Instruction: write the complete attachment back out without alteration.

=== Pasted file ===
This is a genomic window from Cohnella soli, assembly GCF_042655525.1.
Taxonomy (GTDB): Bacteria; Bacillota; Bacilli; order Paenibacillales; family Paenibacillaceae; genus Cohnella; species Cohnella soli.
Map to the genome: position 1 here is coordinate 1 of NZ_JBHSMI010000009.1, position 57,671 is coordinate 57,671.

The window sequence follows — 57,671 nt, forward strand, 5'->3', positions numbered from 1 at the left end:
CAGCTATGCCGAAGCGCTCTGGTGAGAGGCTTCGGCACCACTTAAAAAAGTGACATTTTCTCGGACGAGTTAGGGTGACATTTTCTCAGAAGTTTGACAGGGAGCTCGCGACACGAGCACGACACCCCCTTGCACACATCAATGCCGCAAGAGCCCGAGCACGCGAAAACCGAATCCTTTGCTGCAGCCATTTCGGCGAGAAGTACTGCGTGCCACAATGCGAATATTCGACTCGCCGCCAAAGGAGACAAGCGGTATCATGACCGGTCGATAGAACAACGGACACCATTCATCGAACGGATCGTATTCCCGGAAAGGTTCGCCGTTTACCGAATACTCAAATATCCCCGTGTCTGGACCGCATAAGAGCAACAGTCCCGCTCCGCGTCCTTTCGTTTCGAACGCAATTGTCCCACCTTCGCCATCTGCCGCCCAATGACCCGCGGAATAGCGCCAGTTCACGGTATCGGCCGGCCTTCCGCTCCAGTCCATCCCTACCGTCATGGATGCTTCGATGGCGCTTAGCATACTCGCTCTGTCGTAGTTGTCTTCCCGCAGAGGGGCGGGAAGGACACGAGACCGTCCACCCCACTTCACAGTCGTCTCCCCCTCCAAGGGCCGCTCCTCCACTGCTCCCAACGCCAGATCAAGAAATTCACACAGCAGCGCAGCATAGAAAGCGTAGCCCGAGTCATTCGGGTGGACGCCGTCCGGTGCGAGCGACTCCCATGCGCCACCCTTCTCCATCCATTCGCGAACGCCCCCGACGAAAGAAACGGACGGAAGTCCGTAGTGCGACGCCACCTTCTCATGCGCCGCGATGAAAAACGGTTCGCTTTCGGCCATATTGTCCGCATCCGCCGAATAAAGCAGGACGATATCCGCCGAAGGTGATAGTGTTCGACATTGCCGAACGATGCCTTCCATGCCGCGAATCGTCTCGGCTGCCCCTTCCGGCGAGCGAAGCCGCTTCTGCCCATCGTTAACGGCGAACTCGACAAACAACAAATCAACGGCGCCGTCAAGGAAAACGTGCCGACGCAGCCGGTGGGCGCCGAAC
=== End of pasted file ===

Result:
This is a genomic window from Cohnella soli, assembly GCF_042655525.1.
Taxonomy (GTDB): Bacteria; Bacillota; Bacilli; order Paenibacillales; family Paenibacillaceae; genus Cohnella; species Cohnella soli.
Map to the genome: position 1 here is coordinate 1 of NZ_JBHSMI010000009.1, position 57,671 is coordinate 57,671.

The window sequence follows — 57,671 nt, forward strand, 5'->3', positions numbered from 1 at the left end:
CAGCTATGCCGAAGCGCTCTGGTGAGAGGCTTCGGCACCACTTAAAAAAGTGACATTTTCTCGGACGAGTTAGGGTGACATTTTCTCAGAAGTTTGACAGGGAGCTCGCGACACGAGCACGACACCCCCTTGCACACATCAATGCCGCAAGAGCCCGAGCACGCGAAAACCGAATCCTTTGCTGCAGCCATTTCGGCGAGAAGTACTGCGTGCCACAATGCGAATATTCGACTCGCCGCCAAAGGAGACAAGCGGTATCATGACCGGTCGATAGAACAACGGACACCATTCATCGAACGGATCGTATTCCCGGAAAGGTTCGCCGTTTACCGAATACTCAAATATCCCCGTGTCTGGACCGCATAAGAGCAACAGTCCCGCTCCGCGTCCTTTCGTTTCGAACGCAATTGTCCCACCTTCGCCATCTGCCGCCCAATGACCCGCGGAATAGCGCCAGTTCACGGTATCGGCCGGCCTTCCGCTCCAGTCCATCCCTACCGTCATGGATGCTTCGATGGCGCTTAGCATACTCGCTCTGTCGTAGTTGTCTTCCCGCAGAGGGGCGGGAAGGACACGAGACCGTCCACCCCACTTCACAGTCGTCTCCCCCTCCAAGGGCCGCTCCTCCACTGCTCCCAACGCCAGATCAAGAAATTCACACAGCAGCGCAGCATAGAAAGCGTAGCCCGAGTCATTCGGGTGGACGCCGTCCGGTGCGAGCGACTCCCATGCGCCACCCTTCTCCATCCATTCGCGAACGCCCCCGACGAAAGAAACGGACGGAAGTCCGTAGTGCGACGCCACCTTCTCATGCGCCGCGATGAAAAACGGTTCGCTTTCGGCCATATTGTCCGCATCCGCCGAATAAAGCAGGACGATATCCGCCGAAGGTGATAGTGTTCGACATTGCCGAACGATGCCTTCCATGCCGCGAATCGTCTCGGCTGCCCCTTCCGGCGAGCGAAGCCGCTTCTGCCCATCGTTAACGGCGAACTCGACAAACAACAAATCAACGGCGCCGTCAAGGAAAACGTGCCGACGCAGCCGGTGGGCGCCGAAC